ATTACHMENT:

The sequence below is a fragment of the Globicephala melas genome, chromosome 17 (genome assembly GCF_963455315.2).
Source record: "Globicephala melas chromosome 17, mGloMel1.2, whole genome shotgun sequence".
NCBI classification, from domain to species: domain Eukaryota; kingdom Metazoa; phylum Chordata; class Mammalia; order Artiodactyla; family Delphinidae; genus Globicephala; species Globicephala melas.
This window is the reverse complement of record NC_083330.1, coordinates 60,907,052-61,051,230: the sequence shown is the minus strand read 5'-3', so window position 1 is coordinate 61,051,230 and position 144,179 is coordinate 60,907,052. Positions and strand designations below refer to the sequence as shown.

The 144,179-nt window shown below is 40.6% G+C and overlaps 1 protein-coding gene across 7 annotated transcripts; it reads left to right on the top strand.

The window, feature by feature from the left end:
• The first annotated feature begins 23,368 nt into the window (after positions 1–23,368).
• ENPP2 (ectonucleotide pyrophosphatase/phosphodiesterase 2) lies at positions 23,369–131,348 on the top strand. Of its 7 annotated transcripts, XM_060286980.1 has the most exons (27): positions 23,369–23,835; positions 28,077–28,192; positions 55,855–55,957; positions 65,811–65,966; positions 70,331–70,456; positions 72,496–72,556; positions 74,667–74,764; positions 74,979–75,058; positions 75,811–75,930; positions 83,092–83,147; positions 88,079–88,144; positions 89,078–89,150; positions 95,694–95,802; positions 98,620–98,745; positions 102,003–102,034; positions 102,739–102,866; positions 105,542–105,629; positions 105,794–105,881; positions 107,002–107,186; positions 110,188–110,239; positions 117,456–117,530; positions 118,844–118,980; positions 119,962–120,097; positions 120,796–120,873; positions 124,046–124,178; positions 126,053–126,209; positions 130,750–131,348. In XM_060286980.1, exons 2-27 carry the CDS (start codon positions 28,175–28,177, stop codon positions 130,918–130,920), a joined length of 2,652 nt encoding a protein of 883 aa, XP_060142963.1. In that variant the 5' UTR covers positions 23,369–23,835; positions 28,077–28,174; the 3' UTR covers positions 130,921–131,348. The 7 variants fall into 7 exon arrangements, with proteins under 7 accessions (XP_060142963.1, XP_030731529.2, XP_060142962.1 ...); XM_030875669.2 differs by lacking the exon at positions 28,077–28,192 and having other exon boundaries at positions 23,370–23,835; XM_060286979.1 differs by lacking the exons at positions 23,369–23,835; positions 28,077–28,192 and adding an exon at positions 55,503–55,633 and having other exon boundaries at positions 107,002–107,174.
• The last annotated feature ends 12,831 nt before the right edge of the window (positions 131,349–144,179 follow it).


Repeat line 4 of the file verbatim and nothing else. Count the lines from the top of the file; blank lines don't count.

This window is the reverse complement of record NC_083330.1, coordinates 60,907,052-61,051,230: the sequence shown is the minus strand read 5'-3', so window position 1 is coordinate 61,051,230 and position 144,179 is coordinate 60,907,052. Positions and strand designations below refer to the sequence as shown.